44. Does the Statement of Work (SOW) contain a contractual checkpoint for you to validate the Fixed Price after the design phase is completed and re-price if necessary. This can be useful inclusion as the design may increase scope and therefore the cost to deliver. It could be pitched to the client that the design may also highlight or allow for a decreased scope and therefore a reduced price.
45. Have any risks around third party long term delivery capability have been assessed and quantified in the risk log. For example, if you are using a 3rd party to deliver part of the project what would happen to the project and your ability to deliver if the 3rd party was not able to deliver, maybe they lose a key resource or go bankrupt. It could be prudent to have step in rights included in the back to back contract with the 3rd party. Always seek independent legal advice.
46. Has a risk workshop has been conducted with all key staff from the bid team (Sales, Delivery, Legal and Commercial), to identify all risks? It is important to also include a cost or dollar value to those risk. Has the risk log and estimates been reviewed independently to ensure that are not over or under inflated.
47. Have you included the fully priced risk reserve or contingency amount in the fixed price quote?
48. What is the agreement between you and the customer on sharing the risk or contingency? For example the customer might agree that there will be 10% of the build costs in change requests that they will approve during the project, which might allow you to reduce your risk contingency. This also has the advantage of recognizing that all projects have change and managing this process in a collaborative manner is more harmonious for both parties.
49. Have you confirm that the delivery team have a culture of delivering successfully under fixed price. Sometimes delivery resources who are not commercially focused will not consider the commercial implications of their behavior. For example a solution architect might offer to the client that the change proposed in the meeting can be easily included without understanding the extra costs involved which might include extra testing, support, risk and documentation.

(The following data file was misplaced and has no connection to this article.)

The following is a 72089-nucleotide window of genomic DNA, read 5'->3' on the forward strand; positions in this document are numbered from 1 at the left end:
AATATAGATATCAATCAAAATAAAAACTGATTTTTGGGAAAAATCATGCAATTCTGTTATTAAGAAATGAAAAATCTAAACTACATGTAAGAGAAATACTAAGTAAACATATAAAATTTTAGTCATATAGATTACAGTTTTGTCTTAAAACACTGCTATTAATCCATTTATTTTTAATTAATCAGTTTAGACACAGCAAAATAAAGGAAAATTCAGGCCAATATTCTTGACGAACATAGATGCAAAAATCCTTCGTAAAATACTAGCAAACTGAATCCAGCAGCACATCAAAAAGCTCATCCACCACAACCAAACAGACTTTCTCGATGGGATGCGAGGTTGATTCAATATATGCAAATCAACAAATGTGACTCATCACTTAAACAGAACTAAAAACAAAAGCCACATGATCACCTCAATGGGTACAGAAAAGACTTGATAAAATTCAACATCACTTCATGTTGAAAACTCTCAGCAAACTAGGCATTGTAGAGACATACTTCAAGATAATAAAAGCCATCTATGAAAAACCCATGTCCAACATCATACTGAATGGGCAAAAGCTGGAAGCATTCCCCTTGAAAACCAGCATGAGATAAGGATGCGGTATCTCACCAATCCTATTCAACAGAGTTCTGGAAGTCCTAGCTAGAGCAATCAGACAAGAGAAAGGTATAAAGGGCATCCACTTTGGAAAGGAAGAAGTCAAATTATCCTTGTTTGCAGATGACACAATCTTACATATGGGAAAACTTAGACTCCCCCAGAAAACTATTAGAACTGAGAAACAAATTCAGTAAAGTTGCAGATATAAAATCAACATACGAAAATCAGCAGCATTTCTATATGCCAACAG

50. Are the project resources that you will allocate to the project experienced in the solution being delivered?
51. Have you included in the schedule adequate stand up or staff ramp up time?
52. Have third parties demonstrated strong capability to deliver fixed price projects based on the proposed solution?
53. Third party contract is clearly defined to allow a fixed price to be tracked through deliverable achievement. Quantifiable Acceptance Criteria has been defined and agreed for all third party Deliverables.
54. If you are using a 3rd party do you and the third party delivery aligned in a back to back manner
55. Can you recover actual costs plus impact costs should a third party fail to deliver
56. Do you have valid third party fixed price quotes which have been received with appropriate validity periods?
57. Is the third Party is an approved supplier you have done business with before?
58. Is this a cool project?
59. Will you be proud of doing this project?
60. Will you have fun doing this project?